A 76-year-old man with a history of critical stenosis of his aortic valve arrived at Hadassah Hospital Ein Kerem in severe cardiac shock. It was clear he needed a valve transplant urgently, but the traditional surgical options were not suitable for him because he also had severe vascular disease, anatomical limitations and had undergone previous heart bypass surgery.
So, for the first time in Israel, relates Dr. David Planer, director of Hadassah’s Catheterization Department, Hadassah’s surgical team performed the transplant using the carotid artery as the point of entry. The technique of trans-carotid access, Dr. Planer says, is not performed in “the majority of medical centers worldwide.”
Dr. Planer explains, “Until two decades ago, patients who required an aortic valve replacement had to have surgery that involved opening the chest. The recovery was long and difficult.”
This procedure, says Dr. Planer, “is performed using a hybrid approach, with catheterization specialists and cardiac surgeons.” Using this collaborative approach, Dr. Planer, Dr. Gabby Elbaz-Greener, senior catheterization specialist and head of the Structural Heart Intervention Program; Dr. Amit Korach, senior cardiac surgeon; Prof. Ronen Beeri, director of the Echocardiography Unit and senior anesthesiologist; and Dr. Tamer Abu Jreis, anesthesiology resident, successfully replaced the valve.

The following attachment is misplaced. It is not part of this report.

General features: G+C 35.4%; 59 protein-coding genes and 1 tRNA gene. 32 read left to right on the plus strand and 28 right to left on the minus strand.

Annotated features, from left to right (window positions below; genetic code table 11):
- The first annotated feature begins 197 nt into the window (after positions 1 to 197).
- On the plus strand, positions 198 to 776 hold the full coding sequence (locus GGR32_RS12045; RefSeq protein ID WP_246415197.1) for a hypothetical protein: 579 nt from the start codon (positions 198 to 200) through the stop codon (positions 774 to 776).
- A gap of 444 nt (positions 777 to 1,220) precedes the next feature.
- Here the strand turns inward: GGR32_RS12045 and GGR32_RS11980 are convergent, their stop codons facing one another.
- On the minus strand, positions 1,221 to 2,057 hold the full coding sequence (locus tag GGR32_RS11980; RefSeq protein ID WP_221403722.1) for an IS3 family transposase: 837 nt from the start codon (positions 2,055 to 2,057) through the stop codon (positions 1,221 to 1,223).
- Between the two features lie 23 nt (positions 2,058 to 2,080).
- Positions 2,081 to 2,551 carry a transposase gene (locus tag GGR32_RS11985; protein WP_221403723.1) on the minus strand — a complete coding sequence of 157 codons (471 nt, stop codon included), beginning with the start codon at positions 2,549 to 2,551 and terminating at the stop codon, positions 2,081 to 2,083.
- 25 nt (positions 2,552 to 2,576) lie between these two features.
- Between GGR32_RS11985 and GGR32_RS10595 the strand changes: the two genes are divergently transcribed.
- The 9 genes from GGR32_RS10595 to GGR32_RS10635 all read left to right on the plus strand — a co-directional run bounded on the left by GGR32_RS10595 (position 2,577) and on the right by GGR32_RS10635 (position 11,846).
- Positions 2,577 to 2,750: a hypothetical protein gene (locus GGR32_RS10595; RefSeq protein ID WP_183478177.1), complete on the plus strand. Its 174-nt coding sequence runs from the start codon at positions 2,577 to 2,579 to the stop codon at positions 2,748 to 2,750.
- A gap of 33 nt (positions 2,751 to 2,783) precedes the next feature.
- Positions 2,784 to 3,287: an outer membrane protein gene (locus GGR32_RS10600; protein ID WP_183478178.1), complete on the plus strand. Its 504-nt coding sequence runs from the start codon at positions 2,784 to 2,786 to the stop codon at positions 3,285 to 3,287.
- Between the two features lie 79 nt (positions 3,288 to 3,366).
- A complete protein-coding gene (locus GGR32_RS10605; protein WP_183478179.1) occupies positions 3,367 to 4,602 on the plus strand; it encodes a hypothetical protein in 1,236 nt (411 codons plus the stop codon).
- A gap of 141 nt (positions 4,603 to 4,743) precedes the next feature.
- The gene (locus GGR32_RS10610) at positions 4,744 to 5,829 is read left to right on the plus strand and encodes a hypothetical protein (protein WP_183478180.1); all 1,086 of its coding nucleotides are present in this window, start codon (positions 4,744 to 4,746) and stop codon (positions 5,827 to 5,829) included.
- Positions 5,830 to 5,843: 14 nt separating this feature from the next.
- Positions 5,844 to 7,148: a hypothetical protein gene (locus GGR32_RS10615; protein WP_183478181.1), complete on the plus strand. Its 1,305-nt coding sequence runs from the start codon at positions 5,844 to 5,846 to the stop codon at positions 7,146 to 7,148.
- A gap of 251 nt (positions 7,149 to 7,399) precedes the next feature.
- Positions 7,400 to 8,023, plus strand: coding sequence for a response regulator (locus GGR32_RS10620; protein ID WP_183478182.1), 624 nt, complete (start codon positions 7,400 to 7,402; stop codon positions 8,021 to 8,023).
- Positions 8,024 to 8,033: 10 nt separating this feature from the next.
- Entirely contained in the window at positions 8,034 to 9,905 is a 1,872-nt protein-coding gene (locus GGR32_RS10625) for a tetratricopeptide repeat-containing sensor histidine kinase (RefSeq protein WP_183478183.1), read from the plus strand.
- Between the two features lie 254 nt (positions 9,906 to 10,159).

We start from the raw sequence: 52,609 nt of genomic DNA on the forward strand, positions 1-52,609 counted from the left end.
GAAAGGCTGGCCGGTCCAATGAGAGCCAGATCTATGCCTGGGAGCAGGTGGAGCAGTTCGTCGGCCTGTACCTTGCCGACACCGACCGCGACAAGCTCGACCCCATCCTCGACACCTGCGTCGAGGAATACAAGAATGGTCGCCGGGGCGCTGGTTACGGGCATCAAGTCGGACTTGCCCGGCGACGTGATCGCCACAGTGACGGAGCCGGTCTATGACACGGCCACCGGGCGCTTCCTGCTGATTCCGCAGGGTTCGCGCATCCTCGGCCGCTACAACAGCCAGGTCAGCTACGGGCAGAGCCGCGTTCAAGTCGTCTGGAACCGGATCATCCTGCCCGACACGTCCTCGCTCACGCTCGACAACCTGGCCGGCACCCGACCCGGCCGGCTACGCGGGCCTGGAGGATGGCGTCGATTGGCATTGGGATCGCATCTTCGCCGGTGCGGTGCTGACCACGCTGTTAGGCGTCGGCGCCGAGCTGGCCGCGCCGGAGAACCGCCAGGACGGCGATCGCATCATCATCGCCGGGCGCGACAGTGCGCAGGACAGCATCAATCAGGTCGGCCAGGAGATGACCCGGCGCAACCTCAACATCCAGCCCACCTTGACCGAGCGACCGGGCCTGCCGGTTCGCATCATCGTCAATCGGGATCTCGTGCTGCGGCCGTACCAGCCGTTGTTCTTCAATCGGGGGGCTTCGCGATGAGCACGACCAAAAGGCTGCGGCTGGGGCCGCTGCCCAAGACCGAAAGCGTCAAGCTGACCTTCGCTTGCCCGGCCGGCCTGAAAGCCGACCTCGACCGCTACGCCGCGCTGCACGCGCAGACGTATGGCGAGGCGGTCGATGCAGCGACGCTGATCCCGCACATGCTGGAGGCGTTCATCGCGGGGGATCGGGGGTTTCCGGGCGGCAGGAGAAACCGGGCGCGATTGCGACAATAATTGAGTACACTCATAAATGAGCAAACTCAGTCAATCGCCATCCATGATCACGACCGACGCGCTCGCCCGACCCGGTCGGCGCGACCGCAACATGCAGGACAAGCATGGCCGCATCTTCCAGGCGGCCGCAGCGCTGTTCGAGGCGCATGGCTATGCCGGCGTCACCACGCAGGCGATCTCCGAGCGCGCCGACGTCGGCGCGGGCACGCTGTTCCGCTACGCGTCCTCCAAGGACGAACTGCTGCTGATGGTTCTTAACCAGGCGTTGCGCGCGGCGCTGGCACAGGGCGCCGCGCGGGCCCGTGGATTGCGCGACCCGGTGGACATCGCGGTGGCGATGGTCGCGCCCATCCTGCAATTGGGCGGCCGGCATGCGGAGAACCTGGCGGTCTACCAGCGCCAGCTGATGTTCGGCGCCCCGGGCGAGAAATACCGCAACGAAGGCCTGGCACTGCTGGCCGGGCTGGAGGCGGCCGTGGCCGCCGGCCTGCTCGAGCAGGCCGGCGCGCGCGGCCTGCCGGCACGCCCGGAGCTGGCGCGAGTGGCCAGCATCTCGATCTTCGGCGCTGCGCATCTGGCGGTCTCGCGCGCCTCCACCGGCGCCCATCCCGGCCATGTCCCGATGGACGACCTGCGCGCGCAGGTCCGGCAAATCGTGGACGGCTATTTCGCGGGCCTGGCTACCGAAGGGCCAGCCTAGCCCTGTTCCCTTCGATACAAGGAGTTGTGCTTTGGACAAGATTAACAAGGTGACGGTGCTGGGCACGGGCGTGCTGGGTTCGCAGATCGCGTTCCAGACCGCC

“Beyond choosing the right patient and the high technical capacity of the team, in a procedure such as this, it is of utmost importance for us to work harmoniously, despite coming from different disciplines,” says Dr. Planer. “Thankfully, the operation went smoothly and without complications. We are proud to be the first team in Israel to carry it out and pave the way for an additional therapeutic option for these seriously ill patients. Our patient has now been discharged to begin rehabilitation, and we wish him a full recovery.”